So every MIB file needs to describe the entire OID tree?
Fortunately, no. The upper levels of the OID tree - the parts that define the general OID structure - are defined in a series of standard reference MIB files called RFCs.
(The initials stand for Request for Comment. The RFCs that define SNMP OIDs are part of a larger group of RFC documents that define the Internet as a whole.)
The RFC MIB defines a basic dictionary of terms that vendors use to write their own equipment-specific MIBs. So a vendor-created MIB doesn't have to define the entire OID tree. The vendor's MIB file only has to define the unique OIDs that describe the vendor's equipment.
At the beginning of every MIB file is an IMPORTS line that calls out the terms used in the MIB and the RFC MIB that defines those terms.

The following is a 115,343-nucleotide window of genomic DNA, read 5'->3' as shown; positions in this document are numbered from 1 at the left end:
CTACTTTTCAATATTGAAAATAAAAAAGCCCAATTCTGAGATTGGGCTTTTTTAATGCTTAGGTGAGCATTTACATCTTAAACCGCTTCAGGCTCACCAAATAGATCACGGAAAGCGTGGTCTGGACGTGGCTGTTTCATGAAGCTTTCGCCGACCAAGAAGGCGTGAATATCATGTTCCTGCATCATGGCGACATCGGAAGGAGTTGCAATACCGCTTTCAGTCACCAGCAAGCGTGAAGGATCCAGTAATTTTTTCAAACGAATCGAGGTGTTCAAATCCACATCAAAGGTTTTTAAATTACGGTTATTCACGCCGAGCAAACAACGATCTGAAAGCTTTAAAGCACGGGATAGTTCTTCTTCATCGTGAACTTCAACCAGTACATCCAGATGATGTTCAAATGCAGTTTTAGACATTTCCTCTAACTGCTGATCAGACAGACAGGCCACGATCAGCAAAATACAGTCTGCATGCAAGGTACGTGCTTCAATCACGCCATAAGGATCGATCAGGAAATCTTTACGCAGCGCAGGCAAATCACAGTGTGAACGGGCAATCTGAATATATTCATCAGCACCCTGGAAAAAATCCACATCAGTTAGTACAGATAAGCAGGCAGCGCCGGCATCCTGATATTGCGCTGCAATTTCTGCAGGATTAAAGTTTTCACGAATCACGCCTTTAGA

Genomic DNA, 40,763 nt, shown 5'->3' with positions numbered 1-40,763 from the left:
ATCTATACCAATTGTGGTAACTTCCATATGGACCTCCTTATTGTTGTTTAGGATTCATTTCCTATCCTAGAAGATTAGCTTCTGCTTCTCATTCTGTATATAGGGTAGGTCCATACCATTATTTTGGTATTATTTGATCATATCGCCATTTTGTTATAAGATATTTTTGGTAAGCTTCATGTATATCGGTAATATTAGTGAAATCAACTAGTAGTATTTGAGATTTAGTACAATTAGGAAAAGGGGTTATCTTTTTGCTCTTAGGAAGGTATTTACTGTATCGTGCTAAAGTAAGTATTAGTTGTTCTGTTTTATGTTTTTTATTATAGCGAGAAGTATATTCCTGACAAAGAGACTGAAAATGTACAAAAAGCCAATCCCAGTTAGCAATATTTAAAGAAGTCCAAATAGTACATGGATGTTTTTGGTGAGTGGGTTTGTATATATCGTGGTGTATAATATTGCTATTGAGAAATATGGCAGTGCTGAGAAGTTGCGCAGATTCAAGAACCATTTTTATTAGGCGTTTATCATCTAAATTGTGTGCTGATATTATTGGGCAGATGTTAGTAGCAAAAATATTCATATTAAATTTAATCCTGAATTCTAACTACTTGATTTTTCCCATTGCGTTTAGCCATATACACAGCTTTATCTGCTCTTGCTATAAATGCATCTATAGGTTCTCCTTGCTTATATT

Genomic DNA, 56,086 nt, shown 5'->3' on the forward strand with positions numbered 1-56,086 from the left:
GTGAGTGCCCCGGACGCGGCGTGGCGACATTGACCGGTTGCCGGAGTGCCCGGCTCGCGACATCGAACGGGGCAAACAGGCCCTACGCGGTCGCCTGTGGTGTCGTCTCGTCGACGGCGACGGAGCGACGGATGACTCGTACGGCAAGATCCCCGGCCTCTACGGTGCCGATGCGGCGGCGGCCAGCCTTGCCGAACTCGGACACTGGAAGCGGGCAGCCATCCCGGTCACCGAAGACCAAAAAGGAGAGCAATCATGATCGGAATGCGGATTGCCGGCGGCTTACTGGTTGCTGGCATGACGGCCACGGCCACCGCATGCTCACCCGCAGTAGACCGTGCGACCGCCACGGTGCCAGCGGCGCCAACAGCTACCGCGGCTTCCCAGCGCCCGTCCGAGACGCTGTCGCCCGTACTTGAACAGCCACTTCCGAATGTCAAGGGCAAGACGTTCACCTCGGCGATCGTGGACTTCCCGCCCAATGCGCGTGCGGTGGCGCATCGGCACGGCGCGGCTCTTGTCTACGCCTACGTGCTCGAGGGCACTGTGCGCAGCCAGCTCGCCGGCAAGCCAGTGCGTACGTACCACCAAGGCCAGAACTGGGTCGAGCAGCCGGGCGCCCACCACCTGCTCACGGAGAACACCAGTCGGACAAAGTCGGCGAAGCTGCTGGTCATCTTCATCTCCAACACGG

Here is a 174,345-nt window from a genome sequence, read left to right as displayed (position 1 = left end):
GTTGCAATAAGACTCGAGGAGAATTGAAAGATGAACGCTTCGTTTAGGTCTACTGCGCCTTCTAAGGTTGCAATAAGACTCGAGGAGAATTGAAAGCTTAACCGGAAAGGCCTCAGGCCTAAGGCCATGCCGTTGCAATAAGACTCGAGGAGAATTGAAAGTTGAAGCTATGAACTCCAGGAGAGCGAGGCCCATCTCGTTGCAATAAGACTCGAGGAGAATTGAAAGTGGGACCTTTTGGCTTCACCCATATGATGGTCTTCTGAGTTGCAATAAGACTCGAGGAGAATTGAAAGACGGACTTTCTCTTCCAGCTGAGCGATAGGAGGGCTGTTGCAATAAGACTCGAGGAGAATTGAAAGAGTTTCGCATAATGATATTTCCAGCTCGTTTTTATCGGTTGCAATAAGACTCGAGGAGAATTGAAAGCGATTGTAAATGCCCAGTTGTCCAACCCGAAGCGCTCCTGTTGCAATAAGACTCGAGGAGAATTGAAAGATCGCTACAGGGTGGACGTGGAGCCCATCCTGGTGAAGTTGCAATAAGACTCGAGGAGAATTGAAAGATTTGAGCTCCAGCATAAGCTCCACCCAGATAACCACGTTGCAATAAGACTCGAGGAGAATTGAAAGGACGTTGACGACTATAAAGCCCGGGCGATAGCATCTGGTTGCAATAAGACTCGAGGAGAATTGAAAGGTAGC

Let's take another look at the very beginning of the DPS Telecom MIB:
DPS-MIB-V38 DEFINITIONS ::= BEGIN
From this IMPORTS line we can read that the DPS MIB is written using three terms defined in other MIBs - DisplayString, OBJECT-TYPE and enterprises - and these terms are defined in the RFC MIBs listed.
How to avoid the most common cause of compile errors
Your SNMP manager can't compile your MIB files correctly unless it also compiles the RFC MIBs that your MIB files refer to. For example, to compile the DPS Telecom MIB, you need to compile RFC1213-MIB, RFC 1212 and RFC1155-SMI. Compile errors are often caused by missing RFC MIBs.
RFC MIBs are publicly available on the Internet, or your vendor can supply the RFC MIBs you need.
All MIB files are written as extensions of the master RFCs. For this reason, you'll sometimes hear people say that there's only one MIB for all SNMP devices, and that individual MIB files are merely subsections of the unified Management Information Base.
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